This week, we take a look at Levinas' Totality and Infinity on the face-to-face encounter with the Other. We'll discuss the question of morality - of why we should be good - as the backdrop for Levinas' postulating of ethics as first philosophy; Levinas' description of the face-to-face encounter with the Other motivated by desire that orients us and gives meaning to our existence; finally, we'll touch on Levinas' chief example of the Other in the feminine.
Simone de Beauvoir's Phenomenology of Race In *America Day By Day*. My account of Beauvoir's phenomenology of racial otherness in America, published in *Philosophy Today* in 2005.
This week, we make a second go at Jean-Paul Sartre's "The Look" in *Being and Nothingness*. We step back and look at the overall structure for this piece before looking at: 1) the paradox of subjectivity; 2) Our possibilities (for getting what we desire) as obstacles to an Other, but also as instrumetns for their outstripping us; and finally, 3) Sartre's politicization of the problem of the Other.
On that awkward moment when you are caught peeping through a keyhole, and other adventures with Otherness in Sartre's "The Look" (Being and Nothingness, more specifically I look at pp.252-265). You may want to read Sartre's text prior to listening to this session; a link to Being and Nothingness can be found at thinkphilosophy.org. And the quotes that I reference during this podcast are avaialable in downloadable pdf form here: <http://www.thinkphilosophy.org/thinkphilosophy-podcast/tpp205>
In this week, we take a look at "Being-In-the-World as Being-with and Being A Self" in Heidegger's Being and Time. Here we find Heidegger's theory of intersubjectivity and his response to the problem of the Other. We find that in the everyday, ordinary sense, Dasein is in the world as Mitsein, Being-with Others in the negative modes of indifference or distantiality. As such, Dasein is not itself, but is dissolved in the world of "the They." It will take a call of conscience to bring Dasein out of its immersion in "the They" and to take responsibility for itself and its possibilities. For resources menitoned in this podcast, go to the shownotes for this podcast at thinkPhilosophy.org.
Bonus: Human Beyond Thinking, A Comment On "Google Philosopher" Luciano Floridi's Interview With The Philosopher's Zone on our fears over AI (Artificial Intelligence), how "smart" technologies challenge us at the level of identity, and the increased need for thoughtful questioning (qualitative data analysis) in the age of massive data retention in the security state. His new book is called the Fourth Revolution.
Read and comment on our blog post on the subject: Humans Beyond Thinking at <http://www.thinkphilosophy.org/thinkphilosophy-blog/humanbeyondthinking>.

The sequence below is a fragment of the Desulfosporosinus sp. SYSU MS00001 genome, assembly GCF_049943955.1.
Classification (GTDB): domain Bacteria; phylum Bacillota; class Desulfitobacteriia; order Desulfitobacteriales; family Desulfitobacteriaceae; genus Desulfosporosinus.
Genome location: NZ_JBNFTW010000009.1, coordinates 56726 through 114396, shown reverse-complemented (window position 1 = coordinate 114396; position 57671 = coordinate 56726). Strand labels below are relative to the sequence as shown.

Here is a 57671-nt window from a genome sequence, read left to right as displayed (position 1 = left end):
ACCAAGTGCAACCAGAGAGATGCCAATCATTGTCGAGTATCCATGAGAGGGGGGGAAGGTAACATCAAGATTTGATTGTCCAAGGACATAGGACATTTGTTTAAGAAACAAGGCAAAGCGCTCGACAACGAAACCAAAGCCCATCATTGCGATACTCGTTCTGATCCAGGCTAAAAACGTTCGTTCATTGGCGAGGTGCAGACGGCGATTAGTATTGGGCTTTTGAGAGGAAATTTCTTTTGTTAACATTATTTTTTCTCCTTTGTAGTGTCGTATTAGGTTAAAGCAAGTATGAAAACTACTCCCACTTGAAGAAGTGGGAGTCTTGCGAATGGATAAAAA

In today's short podcast, we take a long view of theories of intersubjectivity that begin from the idea that our relation to the Other is agonistic and conflictual. This overview begins with a review of Hegel's theory of the Other in the Master/Slave dialectic, then visits Heidegger, Sartre, Levinas, and Irigaray. In the coming weeks, we'll delve deeper into each of these specific philosopher's writings on the problem of the Other, so look out for next week's session on Heidegger's Mitsein or Being-With and "the They" in Being and Time.
Today we’re going to take a look at Maurice Merleau-Ponty’s theory of intersubjectivity found in part II of his Phenomenology of Perception, in a section entitled “Other Selves and the Human World.” We’ll see how Merleau-Ponty elaborates upon Husserl’s basic theory of intersubjectivity in two ways: First, he adds to the account a subject that is embodied and imbricated in the world; second, he insists that our experience with otherness precedes the formation of identity, of the subject referred to as an “I.”
Today's session introduces the topic of Intersubjectivity and the Problem of the Other in Continental Philosophy, offering an overview of Husserl and Merleau-Ponty's theories in preparation for next week's closer look into Merleau-Ponty's “Other Selves and the Human World” (in Part II of Phenomenology of Perception). For more information on this series, go to thinkPhilosophy.org.
In this week's podcast, I give an overview of the history of concepts of sex beginning with Aristotle's one sex theory, to the Victorian two sex model, to turn of the century continuum sex/gender/sexuality models.
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